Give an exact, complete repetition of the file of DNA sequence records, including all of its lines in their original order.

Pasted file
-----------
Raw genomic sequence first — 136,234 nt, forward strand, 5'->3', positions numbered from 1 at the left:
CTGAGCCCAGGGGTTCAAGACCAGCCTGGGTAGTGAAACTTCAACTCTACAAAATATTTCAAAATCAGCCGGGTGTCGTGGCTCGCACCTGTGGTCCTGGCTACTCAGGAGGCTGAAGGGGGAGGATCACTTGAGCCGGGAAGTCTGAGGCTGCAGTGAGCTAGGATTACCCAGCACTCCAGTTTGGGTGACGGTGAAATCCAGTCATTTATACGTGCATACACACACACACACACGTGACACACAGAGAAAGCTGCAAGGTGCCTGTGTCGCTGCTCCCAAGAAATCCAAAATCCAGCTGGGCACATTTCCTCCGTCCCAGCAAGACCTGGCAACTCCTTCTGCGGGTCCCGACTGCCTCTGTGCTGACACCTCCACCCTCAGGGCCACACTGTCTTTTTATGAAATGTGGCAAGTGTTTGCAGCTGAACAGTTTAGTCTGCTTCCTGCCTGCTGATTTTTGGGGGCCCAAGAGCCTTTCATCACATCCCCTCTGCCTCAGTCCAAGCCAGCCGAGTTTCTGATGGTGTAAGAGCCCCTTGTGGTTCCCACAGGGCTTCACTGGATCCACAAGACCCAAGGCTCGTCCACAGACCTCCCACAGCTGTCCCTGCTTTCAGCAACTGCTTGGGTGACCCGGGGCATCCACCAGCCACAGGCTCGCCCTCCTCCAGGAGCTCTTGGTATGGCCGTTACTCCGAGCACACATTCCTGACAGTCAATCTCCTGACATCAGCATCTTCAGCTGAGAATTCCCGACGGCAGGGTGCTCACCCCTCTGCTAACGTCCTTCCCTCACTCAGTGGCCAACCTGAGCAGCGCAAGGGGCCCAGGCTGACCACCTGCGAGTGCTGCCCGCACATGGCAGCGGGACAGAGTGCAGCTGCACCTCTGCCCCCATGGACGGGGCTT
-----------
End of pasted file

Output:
Raw genomic sequence first — 136,234 nt, forward strand, 5'->3', positions numbered from 1 at the left:
CTGAGCCCAGGGGTTCAAGACCAGCCTGGGTAGTGAAACTTCAACTCTACAAAATATTTCAAAATCAGCCGGGTGTCGTGGCTCGCACCTGTGGTCCTGGCTACTCAGGAGGCTGAAGGGGGAGGATCACTTGAGCCGGGAAGTCTGAGGCTGCAGTGAGCTAGGATTACCCAGCACTCCAGTTTGGGTGACGGTGAAATCCAGTCATTTATACGTGCATACACACACACACACACGTGACACACAGAGAAAGCTGCAAGGTGCCTGTGTCGCTGCTCCCAAGAAATCCAAAATCCAGCTGGGCACATTTCCTCCGTCCCAGCAAGACCTGGCAACTCCTTCTGCGGGTCCCGACTGCCTCTGTGCTGACACCTCCACCCTCAGGGCCACACTGTCTTTTTATGAAATGTGGCAAGTGTTTGCAGCTGAACAGTTTAGTCTGCTTCCTGCCTGCTGATTTTTGGGGGCCCAAGAGCCTTTCATCACATCCCCTCTGCCTCAGTCCAAGCCAGCCGAGTTTCTGATGGTGTAAGAGCCCCTTGTGGTTCCCACAGGGCTTCACTGGATCCACAAGACCCAAGGCTCGTCCACAGACCTCCCACAGCTGTCCCTGCTTTCAGCAACTGCTTGGGTGACCCGGGGCATCCACCAGCCACAGGCTCGCCCTCCTCCAGGAGCTCTTGGTATGGCCGTTACTCCGAGCACACATTCCTGACAGTCAATCTCCTGACATCAGCATCTTCAGCTGAGAATTCCCGACGGCAGGGTGCTCACCCCTCTGCTAACGTCCTTCCCTCACTCAGTGGCCAACCTGAGCAGCGCAAGGGGCCCAGGCTGACCACCTGCGAGTGCTGCCCGCACATGGCAGCGGGACAGAGTGCAGCTGCACCTCTGCCCCCATGGACGGGGCTT